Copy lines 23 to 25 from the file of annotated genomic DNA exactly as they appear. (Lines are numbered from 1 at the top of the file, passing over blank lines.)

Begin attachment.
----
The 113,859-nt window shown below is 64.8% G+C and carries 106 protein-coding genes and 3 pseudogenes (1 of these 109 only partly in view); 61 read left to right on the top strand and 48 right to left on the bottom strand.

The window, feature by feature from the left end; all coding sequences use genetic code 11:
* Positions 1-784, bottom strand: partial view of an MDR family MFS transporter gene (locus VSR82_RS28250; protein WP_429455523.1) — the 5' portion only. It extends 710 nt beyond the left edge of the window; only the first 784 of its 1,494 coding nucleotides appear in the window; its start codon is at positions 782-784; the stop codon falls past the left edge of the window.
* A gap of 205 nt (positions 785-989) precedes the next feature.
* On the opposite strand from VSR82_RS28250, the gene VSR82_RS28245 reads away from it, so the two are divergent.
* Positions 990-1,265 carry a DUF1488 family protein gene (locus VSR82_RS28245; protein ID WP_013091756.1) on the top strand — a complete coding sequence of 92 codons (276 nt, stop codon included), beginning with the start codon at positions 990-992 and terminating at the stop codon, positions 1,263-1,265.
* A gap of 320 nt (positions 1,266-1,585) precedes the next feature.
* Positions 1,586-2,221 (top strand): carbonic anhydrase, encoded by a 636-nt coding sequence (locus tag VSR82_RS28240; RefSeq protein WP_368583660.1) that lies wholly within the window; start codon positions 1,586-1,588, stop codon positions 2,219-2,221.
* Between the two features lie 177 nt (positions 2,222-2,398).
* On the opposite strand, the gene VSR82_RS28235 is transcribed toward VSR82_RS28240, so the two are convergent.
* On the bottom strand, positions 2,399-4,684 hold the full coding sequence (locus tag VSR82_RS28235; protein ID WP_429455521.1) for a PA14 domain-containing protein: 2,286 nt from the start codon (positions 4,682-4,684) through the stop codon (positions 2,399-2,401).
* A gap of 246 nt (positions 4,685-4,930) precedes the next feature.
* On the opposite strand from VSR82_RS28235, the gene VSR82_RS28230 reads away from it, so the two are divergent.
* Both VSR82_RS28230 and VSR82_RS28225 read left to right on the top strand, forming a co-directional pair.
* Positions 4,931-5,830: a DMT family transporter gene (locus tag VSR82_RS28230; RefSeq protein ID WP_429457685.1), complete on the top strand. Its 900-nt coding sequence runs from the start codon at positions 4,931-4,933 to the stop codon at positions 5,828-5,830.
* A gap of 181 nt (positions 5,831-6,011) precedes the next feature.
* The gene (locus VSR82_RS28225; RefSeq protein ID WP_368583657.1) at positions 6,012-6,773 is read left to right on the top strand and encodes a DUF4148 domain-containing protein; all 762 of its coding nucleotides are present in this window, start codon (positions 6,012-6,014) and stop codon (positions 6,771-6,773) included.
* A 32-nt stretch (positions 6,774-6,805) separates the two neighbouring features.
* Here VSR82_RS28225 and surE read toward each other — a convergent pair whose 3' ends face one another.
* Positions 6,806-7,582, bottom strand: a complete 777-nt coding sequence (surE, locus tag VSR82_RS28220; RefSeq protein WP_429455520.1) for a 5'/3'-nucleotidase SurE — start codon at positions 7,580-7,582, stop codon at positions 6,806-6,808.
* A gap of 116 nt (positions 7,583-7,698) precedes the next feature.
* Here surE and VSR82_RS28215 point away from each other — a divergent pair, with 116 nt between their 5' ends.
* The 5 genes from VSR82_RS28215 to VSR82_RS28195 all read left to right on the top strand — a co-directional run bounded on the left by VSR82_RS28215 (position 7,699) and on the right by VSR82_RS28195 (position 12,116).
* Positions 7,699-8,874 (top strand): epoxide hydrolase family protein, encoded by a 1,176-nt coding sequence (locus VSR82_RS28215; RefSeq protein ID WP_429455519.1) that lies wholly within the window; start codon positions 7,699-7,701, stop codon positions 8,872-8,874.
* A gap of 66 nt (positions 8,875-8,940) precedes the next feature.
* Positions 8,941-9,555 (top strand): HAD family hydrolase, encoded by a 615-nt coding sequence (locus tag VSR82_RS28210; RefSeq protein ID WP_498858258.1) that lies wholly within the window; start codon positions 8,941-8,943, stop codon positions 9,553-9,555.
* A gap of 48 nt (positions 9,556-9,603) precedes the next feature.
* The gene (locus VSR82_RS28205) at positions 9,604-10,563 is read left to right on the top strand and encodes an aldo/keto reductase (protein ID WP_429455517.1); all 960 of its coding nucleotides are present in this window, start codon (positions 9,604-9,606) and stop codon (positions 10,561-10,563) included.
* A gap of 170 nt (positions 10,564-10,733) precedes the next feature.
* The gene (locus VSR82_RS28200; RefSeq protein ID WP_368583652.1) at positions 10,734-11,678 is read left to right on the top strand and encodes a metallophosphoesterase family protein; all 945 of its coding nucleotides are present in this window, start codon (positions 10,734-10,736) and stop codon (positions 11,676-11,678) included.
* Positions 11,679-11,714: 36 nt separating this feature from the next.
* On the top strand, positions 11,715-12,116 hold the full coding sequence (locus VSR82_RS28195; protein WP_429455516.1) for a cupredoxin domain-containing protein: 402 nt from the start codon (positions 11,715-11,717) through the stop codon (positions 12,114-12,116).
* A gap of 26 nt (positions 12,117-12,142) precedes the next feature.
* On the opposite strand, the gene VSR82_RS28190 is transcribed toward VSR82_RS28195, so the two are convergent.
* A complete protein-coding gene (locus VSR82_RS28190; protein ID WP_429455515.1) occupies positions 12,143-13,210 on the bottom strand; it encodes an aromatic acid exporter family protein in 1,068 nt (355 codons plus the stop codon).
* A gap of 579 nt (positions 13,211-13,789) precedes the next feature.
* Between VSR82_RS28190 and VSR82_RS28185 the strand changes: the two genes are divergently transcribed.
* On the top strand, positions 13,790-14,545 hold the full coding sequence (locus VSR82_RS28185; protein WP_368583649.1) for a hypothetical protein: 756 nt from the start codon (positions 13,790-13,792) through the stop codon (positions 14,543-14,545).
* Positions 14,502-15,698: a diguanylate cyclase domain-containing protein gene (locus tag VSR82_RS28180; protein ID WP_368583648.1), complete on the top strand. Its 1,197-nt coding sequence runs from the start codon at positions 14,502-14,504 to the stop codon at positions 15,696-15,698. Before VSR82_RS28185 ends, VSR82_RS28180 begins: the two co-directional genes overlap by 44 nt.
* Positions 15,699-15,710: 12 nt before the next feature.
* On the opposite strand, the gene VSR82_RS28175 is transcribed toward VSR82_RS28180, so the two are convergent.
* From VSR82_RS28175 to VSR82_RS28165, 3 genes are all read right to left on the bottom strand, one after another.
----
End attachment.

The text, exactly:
* The 5 genes from VSR82_RS28215 to VSR82_RS28195 all read left to right on the top strand — a co-directional run bounded on the left by VSR82_RS28215 (position 7,699) and on the right by VSR82_RS28195 (position 12,116).
* Positions 7,699-8,874 (top strand): epoxide hydrolase family protein, encoded by a 1,176-nt coding sequence (locus VSR82_RS28215; RefSeq protein ID WP_429455519.1) that lies wholly within the window; start codon positions 7,699-7,701, stop codon positions 8,872-8,874.
* A gap of 66 nt (positions 8,875-8,940) precedes the next feature.